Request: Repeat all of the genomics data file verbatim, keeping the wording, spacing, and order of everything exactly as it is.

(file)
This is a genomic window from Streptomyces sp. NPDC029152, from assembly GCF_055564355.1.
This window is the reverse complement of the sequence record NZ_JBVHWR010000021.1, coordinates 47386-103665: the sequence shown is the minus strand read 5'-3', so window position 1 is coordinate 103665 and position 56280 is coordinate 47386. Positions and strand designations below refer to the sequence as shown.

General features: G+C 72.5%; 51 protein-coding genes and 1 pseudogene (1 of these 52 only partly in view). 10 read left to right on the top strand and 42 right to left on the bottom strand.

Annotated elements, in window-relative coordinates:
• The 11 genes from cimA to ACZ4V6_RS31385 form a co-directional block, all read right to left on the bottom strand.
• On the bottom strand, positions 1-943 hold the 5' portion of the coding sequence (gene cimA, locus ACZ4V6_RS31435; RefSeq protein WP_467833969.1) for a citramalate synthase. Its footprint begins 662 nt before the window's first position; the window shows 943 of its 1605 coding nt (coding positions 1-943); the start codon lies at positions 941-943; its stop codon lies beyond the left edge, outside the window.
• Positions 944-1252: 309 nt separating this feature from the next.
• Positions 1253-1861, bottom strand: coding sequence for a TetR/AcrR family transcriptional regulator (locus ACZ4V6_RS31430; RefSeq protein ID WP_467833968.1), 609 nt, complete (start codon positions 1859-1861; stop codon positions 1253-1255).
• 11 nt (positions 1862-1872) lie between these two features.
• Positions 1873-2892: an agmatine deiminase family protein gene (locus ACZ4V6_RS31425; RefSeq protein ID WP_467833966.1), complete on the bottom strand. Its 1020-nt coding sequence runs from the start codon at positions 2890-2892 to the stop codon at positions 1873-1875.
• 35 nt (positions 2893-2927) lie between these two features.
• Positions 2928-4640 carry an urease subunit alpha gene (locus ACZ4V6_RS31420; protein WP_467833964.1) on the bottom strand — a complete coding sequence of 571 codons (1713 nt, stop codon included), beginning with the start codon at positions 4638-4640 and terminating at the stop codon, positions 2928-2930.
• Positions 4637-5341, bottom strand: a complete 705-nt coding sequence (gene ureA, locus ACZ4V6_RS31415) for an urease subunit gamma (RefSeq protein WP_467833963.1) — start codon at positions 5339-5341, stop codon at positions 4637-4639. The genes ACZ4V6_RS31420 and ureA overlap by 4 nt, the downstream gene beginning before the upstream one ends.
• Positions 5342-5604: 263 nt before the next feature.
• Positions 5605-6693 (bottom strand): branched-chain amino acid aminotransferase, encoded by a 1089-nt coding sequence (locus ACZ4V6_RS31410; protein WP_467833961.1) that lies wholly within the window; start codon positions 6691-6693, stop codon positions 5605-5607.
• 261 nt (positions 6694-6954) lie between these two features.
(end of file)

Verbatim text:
This is a genomic window from Streptomyces sp. NPDC029152, from assembly GCF_055564355.1.
This window is the reverse complement of the sequence record NZ_JBVHWR010000021.1, coordinates 47386-103665: the sequence shown is the minus strand read 5'-3', so window position 1 is coordinate 103665 and position 56280 is coordinate 47386. Positions and strand designations below refer to the sequence as shown.

General features: G+C 72.5%; 51 protein-coding genes and 1 pseudogene (1 of these 52 only partly in view). 10 read left to right on the top strand and 42 right to left on the bottom strand.

Annotated elements, in window-relative coordinates:
• The 11 genes from cimA to ACZ4V6_RS31385 form a co-directional block, all read right to left on the bottom strand.
• On the bottom strand, positions 1-943 hold the 5' portion of the coding sequence (gene cimA, locus ACZ4V6_RS31435; RefSeq protein WP_467833969.1) for a citramalate synthase. Its footprint begins 662 nt before the window's first position; the window shows 943 of its 1605 coding nt (coding positions 1-943); the start codon lies at positions 941-943; its stop codon lies beyond the left edge, outside the window.
• Positions 944-1252: 309 nt separating this feature from the next.
• Positions 1253-1861, bottom strand: coding sequence for a TetR/AcrR family transcriptional regulator (locus ACZ4V6_RS31430; RefSeq protein ID WP_467833968.1), 609 nt, complete (start codon positions 1859-1861; stop codon positions 1253-1255).
• 11 nt (positions 1862-1872) lie between these two features.
• Positions 1873-2892: an agmatine deiminase family protein gene (locus ACZ4V6_RS31425; RefSeq protein ID WP_467833966.1), complete on the bottom strand. Its 1020-nt coding sequence runs from the start codon at positions 2890-2892 to the stop codon at positions 1873-1875.
• 35 nt (positions 2893-2927) lie between these two features.
• Positions 2928-4640 carry an urease subunit alpha gene (locus ACZ4V6_RS31420; protein WP_467833964.1) on the bottom strand — a complete coding sequence of 571 codons (1713 nt, stop codon included), beginning with the start codon at positions 4638-4640 and terminating at the stop codon, positions 2928-2930.
• Positions 4637-5341, bottom strand: a complete 705-nt coding sequence (gene ureA, locus ACZ4V6_RS31415) for an urease subunit gamma (RefSeq protein WP_467833963.1) — start codon at positions 5339-5341, stop codon at positions 4637-4639. The genes ACZ4V6_RS31420 and ureA overlap by 4 nt, the downstream gene beginning before the upstream one ends.
• Positions 5342-5604: 263 nt before the next feature.
• Positions 5605-6693 (bottom strand): branched-chain amino acid aminotransferase, encoded by a 1089-nt coding sequence (locus ACZ4V6_RS31410; protein WP_467833961.1) that lies wholly within the window; start codon positions 6691-6693, stop codon positions 5605-5607.
• 261 nt (positions 6694-6954) lie between these two features.